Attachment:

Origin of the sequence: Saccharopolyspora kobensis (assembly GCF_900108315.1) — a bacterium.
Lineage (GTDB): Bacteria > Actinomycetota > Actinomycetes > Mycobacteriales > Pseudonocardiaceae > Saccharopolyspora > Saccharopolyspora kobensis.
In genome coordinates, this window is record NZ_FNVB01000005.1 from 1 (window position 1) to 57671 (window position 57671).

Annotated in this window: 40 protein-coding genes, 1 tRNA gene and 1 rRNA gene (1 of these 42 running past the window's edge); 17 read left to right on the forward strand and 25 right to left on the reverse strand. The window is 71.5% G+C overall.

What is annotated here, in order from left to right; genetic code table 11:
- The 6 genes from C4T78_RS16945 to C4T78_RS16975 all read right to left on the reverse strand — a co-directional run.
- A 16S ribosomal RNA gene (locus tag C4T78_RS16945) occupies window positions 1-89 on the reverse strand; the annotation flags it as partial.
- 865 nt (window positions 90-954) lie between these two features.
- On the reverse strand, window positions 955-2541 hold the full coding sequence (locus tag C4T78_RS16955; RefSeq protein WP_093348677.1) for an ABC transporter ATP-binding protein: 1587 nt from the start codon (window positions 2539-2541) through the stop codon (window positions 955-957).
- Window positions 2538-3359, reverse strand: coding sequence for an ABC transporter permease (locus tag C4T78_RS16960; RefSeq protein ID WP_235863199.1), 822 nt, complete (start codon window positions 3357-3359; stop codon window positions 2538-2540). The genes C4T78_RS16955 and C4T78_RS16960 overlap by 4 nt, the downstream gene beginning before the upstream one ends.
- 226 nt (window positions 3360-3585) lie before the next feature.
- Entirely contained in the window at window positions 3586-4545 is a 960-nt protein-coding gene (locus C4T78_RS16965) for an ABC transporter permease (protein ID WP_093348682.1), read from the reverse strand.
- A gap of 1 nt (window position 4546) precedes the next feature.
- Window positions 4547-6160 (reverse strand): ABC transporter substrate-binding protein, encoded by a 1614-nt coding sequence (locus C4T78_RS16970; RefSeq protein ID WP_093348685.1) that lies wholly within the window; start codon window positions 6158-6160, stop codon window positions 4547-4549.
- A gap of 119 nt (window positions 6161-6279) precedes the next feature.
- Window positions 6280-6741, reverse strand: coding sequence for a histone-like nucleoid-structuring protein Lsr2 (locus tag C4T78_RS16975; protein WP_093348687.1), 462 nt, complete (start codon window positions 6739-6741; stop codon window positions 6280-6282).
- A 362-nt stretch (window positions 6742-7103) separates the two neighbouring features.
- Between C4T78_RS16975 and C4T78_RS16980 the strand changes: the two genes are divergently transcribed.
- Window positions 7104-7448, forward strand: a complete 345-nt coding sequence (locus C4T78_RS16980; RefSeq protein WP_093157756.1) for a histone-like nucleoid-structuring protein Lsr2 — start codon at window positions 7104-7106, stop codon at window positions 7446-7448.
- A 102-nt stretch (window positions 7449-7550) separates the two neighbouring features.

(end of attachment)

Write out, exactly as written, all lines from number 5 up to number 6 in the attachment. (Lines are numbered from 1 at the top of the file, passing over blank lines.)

What is annotated here, in order from left to right; genetic code table 11:
- The 6 genes from C4T78_RS16945 to C4T78_RS16975 all read right to left on the reverse strand — a co-directional run.